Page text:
Businesses worry about keeping their computers up-to-the-minute. But what about your digital marketing strategies? Are they way older than Windows 07? Meet Michael Lovas, multi-book author and man behind the psycho-social marketing strategies of the Spokane firm About People (along with wife Pam Holloway.) “A lot of bad advice was good advice ten or 20 years ago,” Lovas says, “But with digital media, people began reading differently. The old approach to layouts and writing ceased to [be effective.]” Lovas says first impressions mean design and content. “If those aren’t presented right, your message will likely go unread.” Statistics have shown that most people leave a webpage after ten seconds, reading no more than 120 words. (By the end of this sentence you’ll be on word 126.)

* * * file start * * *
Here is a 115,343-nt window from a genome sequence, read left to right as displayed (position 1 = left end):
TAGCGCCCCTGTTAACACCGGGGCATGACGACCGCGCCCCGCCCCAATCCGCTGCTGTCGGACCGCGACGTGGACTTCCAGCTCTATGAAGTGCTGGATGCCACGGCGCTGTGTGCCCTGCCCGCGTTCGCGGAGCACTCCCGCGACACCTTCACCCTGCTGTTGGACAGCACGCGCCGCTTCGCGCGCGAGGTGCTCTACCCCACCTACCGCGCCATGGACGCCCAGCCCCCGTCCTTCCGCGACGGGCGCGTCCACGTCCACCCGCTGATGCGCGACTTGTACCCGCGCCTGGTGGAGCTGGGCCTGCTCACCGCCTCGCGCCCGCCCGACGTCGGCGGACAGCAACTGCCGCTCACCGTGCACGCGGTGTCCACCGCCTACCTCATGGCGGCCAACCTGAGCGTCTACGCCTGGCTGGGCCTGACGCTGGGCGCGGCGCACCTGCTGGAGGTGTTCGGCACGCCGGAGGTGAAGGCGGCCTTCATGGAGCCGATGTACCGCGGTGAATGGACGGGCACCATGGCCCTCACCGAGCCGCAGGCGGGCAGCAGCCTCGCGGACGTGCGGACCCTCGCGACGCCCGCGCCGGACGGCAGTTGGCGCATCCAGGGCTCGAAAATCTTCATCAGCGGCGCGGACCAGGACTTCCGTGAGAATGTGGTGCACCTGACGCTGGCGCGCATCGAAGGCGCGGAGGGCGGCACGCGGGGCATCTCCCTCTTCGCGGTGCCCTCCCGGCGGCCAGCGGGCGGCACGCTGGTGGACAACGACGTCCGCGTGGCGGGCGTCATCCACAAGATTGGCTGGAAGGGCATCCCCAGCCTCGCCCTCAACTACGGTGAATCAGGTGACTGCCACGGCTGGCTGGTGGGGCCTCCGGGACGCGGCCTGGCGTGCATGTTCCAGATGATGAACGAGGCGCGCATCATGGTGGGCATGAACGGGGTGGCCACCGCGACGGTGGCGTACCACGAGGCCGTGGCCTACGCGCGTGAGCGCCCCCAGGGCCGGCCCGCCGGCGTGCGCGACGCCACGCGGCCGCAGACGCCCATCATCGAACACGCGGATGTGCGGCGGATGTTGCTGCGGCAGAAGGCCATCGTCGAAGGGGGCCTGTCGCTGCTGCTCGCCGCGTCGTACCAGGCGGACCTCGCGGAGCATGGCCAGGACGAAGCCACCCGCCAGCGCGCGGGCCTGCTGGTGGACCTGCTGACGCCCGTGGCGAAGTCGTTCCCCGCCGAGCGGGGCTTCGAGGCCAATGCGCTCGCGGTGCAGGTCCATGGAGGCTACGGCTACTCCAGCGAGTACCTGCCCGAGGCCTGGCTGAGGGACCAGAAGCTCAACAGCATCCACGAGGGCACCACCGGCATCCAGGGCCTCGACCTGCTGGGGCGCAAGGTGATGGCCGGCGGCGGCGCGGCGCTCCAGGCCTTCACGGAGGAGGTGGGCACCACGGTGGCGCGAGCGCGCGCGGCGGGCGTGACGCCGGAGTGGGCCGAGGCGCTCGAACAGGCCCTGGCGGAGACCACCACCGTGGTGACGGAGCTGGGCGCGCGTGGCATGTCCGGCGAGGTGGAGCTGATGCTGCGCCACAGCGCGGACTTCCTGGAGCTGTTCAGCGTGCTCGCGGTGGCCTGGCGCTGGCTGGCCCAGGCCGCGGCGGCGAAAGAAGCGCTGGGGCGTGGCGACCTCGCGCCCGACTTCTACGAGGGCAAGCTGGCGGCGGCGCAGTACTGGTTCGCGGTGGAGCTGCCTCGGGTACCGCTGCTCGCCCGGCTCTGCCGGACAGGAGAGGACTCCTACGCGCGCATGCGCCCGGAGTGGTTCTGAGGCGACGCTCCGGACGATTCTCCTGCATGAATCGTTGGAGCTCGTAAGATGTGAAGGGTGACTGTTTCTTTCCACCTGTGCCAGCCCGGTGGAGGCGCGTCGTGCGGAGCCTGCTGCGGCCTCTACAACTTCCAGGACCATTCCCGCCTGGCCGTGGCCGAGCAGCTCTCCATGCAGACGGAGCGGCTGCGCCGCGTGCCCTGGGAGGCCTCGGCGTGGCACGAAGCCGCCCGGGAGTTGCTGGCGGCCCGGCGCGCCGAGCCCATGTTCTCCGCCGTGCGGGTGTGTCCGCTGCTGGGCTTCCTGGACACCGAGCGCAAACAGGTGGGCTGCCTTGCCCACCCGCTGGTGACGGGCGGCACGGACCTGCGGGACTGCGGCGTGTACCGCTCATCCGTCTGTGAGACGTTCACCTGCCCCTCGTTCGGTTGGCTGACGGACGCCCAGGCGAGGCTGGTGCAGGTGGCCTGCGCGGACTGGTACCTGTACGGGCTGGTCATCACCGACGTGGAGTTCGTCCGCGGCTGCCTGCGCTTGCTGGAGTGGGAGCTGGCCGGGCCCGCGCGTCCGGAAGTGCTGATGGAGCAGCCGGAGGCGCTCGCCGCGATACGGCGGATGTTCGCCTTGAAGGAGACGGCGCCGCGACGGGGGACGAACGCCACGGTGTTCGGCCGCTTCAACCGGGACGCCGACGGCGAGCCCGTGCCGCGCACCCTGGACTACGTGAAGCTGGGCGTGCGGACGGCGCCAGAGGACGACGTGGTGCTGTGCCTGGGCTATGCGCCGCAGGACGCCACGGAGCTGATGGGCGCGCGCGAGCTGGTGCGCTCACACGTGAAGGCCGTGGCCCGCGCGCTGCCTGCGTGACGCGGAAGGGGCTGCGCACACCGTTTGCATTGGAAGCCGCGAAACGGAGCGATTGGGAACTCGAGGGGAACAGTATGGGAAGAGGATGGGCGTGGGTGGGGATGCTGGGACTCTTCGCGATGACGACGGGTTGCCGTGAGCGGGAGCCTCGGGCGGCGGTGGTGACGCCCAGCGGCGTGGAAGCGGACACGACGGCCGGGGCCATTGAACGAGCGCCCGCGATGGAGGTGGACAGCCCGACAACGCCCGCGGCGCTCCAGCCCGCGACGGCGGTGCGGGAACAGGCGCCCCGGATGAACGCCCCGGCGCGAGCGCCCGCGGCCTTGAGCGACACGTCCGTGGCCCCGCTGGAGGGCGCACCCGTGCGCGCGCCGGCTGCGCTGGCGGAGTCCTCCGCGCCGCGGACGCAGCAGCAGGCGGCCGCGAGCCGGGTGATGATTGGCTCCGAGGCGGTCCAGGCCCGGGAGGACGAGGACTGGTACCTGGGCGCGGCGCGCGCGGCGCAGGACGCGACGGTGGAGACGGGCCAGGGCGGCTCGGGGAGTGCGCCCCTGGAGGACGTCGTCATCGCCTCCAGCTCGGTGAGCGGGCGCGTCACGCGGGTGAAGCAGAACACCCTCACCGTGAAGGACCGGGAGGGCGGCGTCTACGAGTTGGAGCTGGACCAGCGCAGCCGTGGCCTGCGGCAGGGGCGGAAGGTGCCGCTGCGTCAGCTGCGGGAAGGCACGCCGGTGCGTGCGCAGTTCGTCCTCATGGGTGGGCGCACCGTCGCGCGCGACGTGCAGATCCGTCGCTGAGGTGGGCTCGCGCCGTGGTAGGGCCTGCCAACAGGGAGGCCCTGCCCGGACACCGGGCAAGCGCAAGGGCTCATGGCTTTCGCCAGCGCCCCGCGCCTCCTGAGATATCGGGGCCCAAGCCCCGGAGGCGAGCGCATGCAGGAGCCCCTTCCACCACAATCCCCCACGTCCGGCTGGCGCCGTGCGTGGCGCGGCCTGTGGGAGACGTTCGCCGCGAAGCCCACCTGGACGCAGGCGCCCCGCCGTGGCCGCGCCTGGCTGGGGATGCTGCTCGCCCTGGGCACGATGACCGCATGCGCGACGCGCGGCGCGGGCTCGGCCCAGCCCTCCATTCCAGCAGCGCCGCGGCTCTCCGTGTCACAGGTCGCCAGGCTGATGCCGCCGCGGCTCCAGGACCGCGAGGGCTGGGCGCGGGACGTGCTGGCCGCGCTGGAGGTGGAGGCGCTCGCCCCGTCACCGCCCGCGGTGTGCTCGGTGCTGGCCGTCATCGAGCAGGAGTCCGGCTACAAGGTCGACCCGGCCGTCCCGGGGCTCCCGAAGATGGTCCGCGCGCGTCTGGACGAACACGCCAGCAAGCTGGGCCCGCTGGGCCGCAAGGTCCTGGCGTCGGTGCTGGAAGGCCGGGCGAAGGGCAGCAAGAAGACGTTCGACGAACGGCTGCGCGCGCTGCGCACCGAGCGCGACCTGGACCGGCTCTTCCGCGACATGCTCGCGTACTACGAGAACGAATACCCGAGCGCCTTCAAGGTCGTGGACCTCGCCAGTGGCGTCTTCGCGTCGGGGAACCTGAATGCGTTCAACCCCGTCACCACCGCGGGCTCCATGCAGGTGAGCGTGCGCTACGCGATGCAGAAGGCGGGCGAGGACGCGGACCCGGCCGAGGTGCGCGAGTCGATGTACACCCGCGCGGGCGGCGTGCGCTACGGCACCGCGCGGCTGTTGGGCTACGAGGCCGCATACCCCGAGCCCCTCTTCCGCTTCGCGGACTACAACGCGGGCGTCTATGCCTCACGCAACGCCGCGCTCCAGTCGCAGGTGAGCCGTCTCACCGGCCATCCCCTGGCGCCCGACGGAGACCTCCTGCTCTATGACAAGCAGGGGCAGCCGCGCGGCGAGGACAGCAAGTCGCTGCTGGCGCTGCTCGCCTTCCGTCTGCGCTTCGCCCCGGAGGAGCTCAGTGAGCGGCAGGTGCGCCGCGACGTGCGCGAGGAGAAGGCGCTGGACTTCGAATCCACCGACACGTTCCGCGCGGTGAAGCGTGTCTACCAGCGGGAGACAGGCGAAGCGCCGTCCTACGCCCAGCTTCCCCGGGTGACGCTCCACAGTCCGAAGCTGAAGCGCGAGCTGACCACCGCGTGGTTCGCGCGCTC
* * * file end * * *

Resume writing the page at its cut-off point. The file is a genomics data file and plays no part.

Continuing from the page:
Five Quick Don'ts:
1. Don’t assume email is the same as direct mail or that people are itching to read it.
2. Don’t treat your website like a brochure, with long sentences, long paragraphs, and no subheads.
3. Don’t fill your company blog with irrelevant personal anecdotes and lofty pontifications.
4. Don’t build the top of your marketing page around a pretty, generic image that has little to do with your business or your customers.
5. Don’t clutter the top of your website by cramming too many elements into it.
Five Quick Dos:
1. Do your homework. Know that people only skim digital marketing, moving their eyes in an “E” or “F” pattern—not the older “Z” reading formation.
2. Do give the reader visual stepping stones: subheads guiding the eyes to points of relevance in descending order.
3. Do use sidebars, quotes, or graphics to break up large chunks of text.
4. Do keep in mind that your website needs to reflect what your customers want to learn—not what you want to say.
5. Do link to something your visitors will find valuable.